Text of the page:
Tag Archives: UK Government

The phoney war is over. Theresa May has triggered Article 50. The clock is ticking. But clarity and legal certainty remain elusive

By Prof Phil Syrpis, Professor of EU Law (University of Bristol Law School)

In her letter to Donald Tusk the Prime Minister outlined the UK’s starting position in negotiations with the EU. The EU Council of Ministers responded by producing draft negotiating guidelines (to be confirmed by the European Council at the end of April). These guidelines create the framework within which negotiations on withdrawal, and those on the future relationship between the UK and the EU, will occur. Meanwhile, a White Paper on the Great Repeal Bill was presented to Parliament, promising on the one hand to repeal the European Communities Act (ECA) and end the supremacy of EU law in the UK, and on the other to convert the acquis communautaire into UK law, so that ‘EU-derived rights’ (as we will need to get used to calling them) will, as far as possible, be unaffected.

The opening exchanges between the UK and EU have generated a lot of comment. Much of it has focused on the unlikely subject of Gibraltar (Michael Howard’s crass evocation of the Falklands conflict will have done nothing to lower simmering tensions). In relation to the White Paper, most attention has been devoted to the role of Parliament and the devolved assemblies. Rather less attention has been paid to many of the EU law aspects. In this short note, I focus on those. I first consider what new light has been shed on the way in which the Article 50 negotiations will proceed, drawing attention to the host of issues which remain unanswered. I then consider the EU law questions raised by the repeal of the ECA, and the conversion of the acquis into UK law. Michael Ford has already commented on this blog on the applicability of judgments of the European Court of Justice in the post-Brexit era; so there is no more on that subject here.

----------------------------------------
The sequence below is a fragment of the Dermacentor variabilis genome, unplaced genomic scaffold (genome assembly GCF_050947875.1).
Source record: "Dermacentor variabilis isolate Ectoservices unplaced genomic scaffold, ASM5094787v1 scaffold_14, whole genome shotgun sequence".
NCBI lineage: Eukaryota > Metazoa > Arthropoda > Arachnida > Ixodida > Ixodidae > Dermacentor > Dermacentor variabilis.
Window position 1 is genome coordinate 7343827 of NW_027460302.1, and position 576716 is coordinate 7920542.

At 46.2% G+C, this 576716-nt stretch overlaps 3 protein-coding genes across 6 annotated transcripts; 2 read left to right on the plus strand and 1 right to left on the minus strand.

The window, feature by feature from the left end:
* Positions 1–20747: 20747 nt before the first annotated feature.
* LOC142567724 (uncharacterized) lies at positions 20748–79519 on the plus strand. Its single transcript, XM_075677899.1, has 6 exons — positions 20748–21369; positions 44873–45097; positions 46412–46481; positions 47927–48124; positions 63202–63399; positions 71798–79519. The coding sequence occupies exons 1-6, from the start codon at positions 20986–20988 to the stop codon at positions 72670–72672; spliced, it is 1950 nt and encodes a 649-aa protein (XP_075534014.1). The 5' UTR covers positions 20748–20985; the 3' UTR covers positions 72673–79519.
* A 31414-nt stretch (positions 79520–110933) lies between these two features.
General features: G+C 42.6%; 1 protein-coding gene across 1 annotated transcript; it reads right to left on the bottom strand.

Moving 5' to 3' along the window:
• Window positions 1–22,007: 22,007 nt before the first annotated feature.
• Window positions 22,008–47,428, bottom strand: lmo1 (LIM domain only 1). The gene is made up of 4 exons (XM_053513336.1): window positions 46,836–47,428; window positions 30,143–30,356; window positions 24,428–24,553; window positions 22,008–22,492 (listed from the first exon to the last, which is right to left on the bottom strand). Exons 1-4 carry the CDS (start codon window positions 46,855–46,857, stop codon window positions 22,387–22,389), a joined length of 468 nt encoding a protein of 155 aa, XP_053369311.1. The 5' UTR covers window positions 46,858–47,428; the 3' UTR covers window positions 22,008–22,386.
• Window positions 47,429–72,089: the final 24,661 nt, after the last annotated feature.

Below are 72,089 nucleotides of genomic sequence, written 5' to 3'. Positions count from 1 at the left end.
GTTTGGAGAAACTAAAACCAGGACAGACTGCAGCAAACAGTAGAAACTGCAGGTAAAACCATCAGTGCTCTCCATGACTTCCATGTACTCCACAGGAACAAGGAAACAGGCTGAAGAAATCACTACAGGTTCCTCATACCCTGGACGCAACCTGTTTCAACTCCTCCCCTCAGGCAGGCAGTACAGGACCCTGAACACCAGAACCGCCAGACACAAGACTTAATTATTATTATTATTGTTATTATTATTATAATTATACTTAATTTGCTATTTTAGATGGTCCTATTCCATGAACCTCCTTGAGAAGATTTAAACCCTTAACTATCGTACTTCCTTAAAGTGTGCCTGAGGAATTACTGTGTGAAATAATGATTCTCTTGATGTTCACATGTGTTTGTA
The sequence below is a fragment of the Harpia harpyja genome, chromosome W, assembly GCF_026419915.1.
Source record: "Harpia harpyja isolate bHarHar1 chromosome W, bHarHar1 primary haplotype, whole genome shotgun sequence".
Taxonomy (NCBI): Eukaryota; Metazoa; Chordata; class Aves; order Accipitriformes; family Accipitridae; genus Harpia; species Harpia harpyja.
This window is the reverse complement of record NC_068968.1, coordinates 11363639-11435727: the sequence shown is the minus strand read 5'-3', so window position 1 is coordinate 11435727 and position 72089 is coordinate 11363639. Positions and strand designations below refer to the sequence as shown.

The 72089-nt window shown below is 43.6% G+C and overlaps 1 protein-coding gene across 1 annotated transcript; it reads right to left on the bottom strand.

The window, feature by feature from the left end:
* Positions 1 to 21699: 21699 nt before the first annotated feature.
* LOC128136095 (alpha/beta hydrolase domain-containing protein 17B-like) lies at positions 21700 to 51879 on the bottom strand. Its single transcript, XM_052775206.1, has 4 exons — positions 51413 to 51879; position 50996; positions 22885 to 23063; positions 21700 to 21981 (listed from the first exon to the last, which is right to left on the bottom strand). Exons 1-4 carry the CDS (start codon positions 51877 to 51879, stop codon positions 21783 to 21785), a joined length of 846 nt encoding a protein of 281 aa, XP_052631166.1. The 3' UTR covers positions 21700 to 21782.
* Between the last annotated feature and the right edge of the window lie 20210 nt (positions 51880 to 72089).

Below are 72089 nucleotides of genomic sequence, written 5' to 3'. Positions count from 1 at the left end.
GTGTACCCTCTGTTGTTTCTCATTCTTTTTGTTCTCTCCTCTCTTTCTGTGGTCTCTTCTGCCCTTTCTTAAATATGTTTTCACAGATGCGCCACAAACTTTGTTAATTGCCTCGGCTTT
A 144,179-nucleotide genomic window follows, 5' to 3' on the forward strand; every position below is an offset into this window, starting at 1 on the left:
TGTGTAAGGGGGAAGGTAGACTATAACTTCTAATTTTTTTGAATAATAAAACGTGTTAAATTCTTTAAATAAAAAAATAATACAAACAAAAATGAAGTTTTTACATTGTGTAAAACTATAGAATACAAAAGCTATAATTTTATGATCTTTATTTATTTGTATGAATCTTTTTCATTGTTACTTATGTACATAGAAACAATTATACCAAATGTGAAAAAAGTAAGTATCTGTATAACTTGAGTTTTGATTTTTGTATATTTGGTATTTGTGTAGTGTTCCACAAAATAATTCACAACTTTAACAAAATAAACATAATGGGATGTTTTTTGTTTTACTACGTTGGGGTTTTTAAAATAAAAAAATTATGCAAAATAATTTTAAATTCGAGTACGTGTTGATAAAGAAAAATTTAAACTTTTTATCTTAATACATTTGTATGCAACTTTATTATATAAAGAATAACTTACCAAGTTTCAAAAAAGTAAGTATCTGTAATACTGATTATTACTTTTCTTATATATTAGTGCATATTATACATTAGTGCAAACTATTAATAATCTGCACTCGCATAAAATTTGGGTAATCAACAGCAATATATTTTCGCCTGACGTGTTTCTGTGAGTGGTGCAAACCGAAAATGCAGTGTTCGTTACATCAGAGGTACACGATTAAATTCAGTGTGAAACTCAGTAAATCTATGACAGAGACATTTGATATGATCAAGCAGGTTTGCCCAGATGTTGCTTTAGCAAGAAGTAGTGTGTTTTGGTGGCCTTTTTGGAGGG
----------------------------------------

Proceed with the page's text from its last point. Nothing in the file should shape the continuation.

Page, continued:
My overarching concern is that the Government, in particular in the White Paper, has failed to provide a clear sense of the size of the task which lies ahead. It is impossible to know whether this is because the Government itself does not appreciate the magnitude of the challenge, or because it is trying to conceal the difficulties. The Government has, for months, struggled to articulate just what Brexit might mean, and has made a series of disparate promises which a range of different constituencies have, if so minded, been able to rely on, or cling to. It will now start making hard choices. It has not prepared the ground well. Continue reading

All companies are equal, but some companies are more equal than others

The new Industrial Strategy under the May Government and its implications for regulating takeovers in the UK

By Dr Georgina Tsagas, Lecturer in Law (University of Bristol Law School).

© Barnyz https://www.flickr.com/photos/75487768@N04/

The regulation of takeovers constitutes a highly sensitive topic insofar as takeovers may be the means by which control over a typically dominant corporation in one EU Member State is transferred from its holder to a foreign acquirer. The issue of how takeovers are regulated is therefore not only of interest to investors and the broader business community, but is ultimately an issue which attracts the interest of national governments and industry-specific authorities, as it can affect important institutions within a Member States’ economy.

The phrase ‘All animals are equal, but some animals are more equal than others’ is one of the most memorable phrases of George Orwell’s highly political literary book ‘The animal farm’. The story narrates how the animals of the farm attempt to revolt against man as their ruler in order to create a farm which will be run by all animals on an equal basis. However, certain animals eventually prevail over others abusing their power, collaborating with the former ruler and dominating in the same way in which the ruler they had overthrown had. ‘The animal farm’ constitutes a satirical allegory of the Russian Revolution and in essence criticizes the way in which control is in fact exercised in societies that have otherwise been founded on the ideology of equality. Though not a society per se, but rather a union of Member States, the EU has been founded on similar principles of equality or rather principles of ‘non-discrimination’ introducing the four freedoms which apply to natural, as well as to legal persons throughout the Union. Continue reading